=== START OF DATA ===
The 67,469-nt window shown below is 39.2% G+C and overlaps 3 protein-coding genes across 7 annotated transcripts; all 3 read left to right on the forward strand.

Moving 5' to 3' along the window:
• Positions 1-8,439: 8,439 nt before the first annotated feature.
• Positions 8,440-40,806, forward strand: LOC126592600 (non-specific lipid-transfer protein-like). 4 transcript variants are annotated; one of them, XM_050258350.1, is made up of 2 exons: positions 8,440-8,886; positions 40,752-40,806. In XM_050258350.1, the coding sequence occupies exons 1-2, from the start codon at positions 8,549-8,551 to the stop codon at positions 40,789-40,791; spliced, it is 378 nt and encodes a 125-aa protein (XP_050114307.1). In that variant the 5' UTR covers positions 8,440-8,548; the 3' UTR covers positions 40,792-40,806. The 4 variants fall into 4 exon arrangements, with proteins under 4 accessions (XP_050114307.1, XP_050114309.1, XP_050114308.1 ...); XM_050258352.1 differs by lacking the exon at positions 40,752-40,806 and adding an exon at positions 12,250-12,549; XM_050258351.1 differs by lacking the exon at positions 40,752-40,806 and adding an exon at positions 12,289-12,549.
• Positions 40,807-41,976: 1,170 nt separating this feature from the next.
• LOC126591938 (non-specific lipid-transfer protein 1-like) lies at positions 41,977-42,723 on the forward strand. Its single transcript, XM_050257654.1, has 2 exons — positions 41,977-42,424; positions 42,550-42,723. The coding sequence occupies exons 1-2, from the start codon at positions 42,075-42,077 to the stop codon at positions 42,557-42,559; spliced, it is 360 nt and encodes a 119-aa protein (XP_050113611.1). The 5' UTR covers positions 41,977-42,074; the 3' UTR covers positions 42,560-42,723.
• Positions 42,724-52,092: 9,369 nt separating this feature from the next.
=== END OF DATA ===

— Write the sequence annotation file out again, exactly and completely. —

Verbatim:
The 67,469-nt window shown below is 39.2% G+C and overlaps 3 protein-coding genes across 7 annotated transcripts; all 3 read left to right on the forward strand.

Moving 5' to 3' along the window:
• Positions 1-8,439: 8,439 nt before the first annotated feature.
• Positions 8,440-40,806, forward strand: LOC126592600 (non-specific lipid-transfer protein-like). 4 transcript variants are annotated; one of them, XM_050258350.1, is made up of 2 exons: positions 8,440-8,886; positions 40,752-40,806. In XM_050258350.1, the coding sequence occupies exons 1-2, from the start codon at positions 8,549-8,551 to the stop codon at positions 40,789-40,791; spliced, it is 378 nt and encodes a 125-aa protein (XP_050114307.1). In that variant the 5' UTR covers positions 8,440-8,548; the 3' UTR covers positions 40,792-40,806. The 4 variants fall into 4 exon arrangements, with proteins under 4 accessions (XP_050114307.1, XP_050114309.1, XP_050114308.1 ...); XM_050258352.1 differs by lacking the exon at positions 40,752-40,806 and adding an exon at positions 12,250-12,549; XM_050258351.1 differs by lacking the exon at positions 40,752-40,806 and adding an exon at positions 12,289-12,549.
• Positions 40,807-41,976: 1,170 nt separating this feature from the next.
• LOC126591938 (non-specific lipid-transfer protein 1-like) lies at positions 41,977-42,723 on the forward strand. Its single transcript, XM_050257654.1, has 2 exons — positions 41,977-42,424; positions 42,550-42,723. The coding sequence occupies exons 1-2, from the start codon at positions 42,075-42,077 to the stop codon at positions 42,557-42,559; spliced, it is 360 nt and encodes a 119-aa protein (XP_050113611.1). The 5' UTR covers positions 41,977-42,074; the 3' UTR covers positions 42,560-42,723.
• Positions 42,724-52,092: 9,369 nt separating this feature from the next.